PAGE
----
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Learning all of the ins and outs about Walt Disney World can be like learning another language. And, when it comes to the Disney Dining Plan, there’s everything from cost to where to dine, that needs to be considered. So, where do you begin? Right here! I’ve narrowed down everything you need to know about the Disney Dining Plan. Let’s dig in!
Ahh, Walt Disney World (WDW) restaurants. As a gal with a foodie family, planning our vacation to the most magical place on earth wouldn’t be the same without making sure there’s time to dine. And, when it comes to dining at WDW, there are plenty of options to choose from.
There’s quick service meals, buffets, Disney World character dining, and more, and they all have something to offer guests. For several years, WDW has offered Walt Disney World Resort hotel guests the option of adding the Disney Dining Plan. And while it’s easy to add to your vacation, learning the hows and whys can be the opposite. Fear not! I’ve done the footwork for both my family and our readers to help you decide which plan to choose.
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In a nutshell, the Disney Dining Plan (DDP) is a way for adults and children 3 years and older to purchase meals ahead of time if they are staying at an official Walt Disney World Resort. Each meal plan has certain allotments for each meal and includes at least one snack per person, per day. Depending on how you use it (and how much you like to eat!), you can potentially save money on dining.
Note: The Disney Dining Plan cost increases as you move up to a more-inclusive plan.
In addition to dining and snack credits, each member of your party will receive a refillable mug that may be used at your resort for the length of your stay. It can be used for soda, coffee, tea, and hot chocolate, and offers unlimited refills. If you have kids that drink a lot, it definitely pays for itself. Of course, you can always purchase one out of pocket as well. At the time this was written, each is right around $20. They offer cute, Disney-themed patterns on the side and different colored lids, too.
When it comes to which meals that may be chosen, kids between the ages 3-9 must order off the children’s menu when available. Of course, should you choose a buffet for one of your table service credits (Disney likes to call them “all you care to enjoy” meals), kids may eat as much as they like – no children’s menu needed.
As for entitlements (the Disney fancy word for credits), apart from Signature Dining Restaurants that cost two credits, each meal will use one dining credit per person. Should you decide to dine in a WDW theme park, make sure you have a valid park ticket. Even if that’s all you’ll be doing inside, you’ll still need it.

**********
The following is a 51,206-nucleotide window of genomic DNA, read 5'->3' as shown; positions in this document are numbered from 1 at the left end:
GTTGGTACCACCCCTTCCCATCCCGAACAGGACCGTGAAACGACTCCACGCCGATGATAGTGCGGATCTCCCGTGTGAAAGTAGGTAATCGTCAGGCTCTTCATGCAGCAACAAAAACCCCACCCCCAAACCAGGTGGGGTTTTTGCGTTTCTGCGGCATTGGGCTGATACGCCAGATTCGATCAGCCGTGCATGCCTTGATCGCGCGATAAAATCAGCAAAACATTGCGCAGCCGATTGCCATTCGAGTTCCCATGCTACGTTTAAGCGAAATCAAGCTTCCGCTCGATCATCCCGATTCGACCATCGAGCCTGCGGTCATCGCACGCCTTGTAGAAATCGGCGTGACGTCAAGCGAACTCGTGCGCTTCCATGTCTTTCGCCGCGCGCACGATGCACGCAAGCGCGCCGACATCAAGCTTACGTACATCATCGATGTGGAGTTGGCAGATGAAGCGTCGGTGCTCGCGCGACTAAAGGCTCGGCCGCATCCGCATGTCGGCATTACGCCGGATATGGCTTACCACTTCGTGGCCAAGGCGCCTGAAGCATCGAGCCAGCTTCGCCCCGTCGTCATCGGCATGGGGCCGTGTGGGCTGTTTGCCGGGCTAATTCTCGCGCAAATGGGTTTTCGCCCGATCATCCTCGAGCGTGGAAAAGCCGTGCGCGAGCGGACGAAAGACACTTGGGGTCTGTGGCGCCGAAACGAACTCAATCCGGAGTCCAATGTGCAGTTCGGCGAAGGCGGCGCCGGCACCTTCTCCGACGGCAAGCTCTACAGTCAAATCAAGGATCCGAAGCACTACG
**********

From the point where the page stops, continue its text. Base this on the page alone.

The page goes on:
Because it can be a little confusing, here’s exactly what you’ll get for each style of meal:
Each Quick-Service meal includes (for breakfast, lunch or dinner) one entrée and one nonalcoholic beverage (or alcoholic beverage, for guests 21 and older). Think of quick service restaurants as Disney fast food.
Each Table-Service meal includes (for breakfast) one entrée and one nonalcoholic beverage (or alcoholic beverage, for guests 21 and older) or one full buffet or family-style meal.
Each Table-Service meal includes (for lunch or dinner): one entrée, one dessert, and one nonalcoholic beverage (or alcoholic beverage, for guests 21 and older) or one full buffet or family-style meal.
Snacks on the DDP can be a little tricky to narrow down, but there are more than plenty to choose from. For example, an entire box of donuts is not considered a snack credit, but a single serving is.
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There are three tiers to the Disney Dining Plan. The DDP offers several tiers to allow you to customize your dining experiences.
Quick Service Plan – Each person will receive two quick service meals and two snacks per day. Each meal also includes a nonalcoholic beverage (or if over 21 years old, alcohol is now included with the plans) per person.
Disney Dining Plan – I like to consider this one the most popular of the DDPs as it offers a little of everything. Each person gets One Quick Service Meal, one Table Service meal, and two snacks. Drinks are included with each meal as well.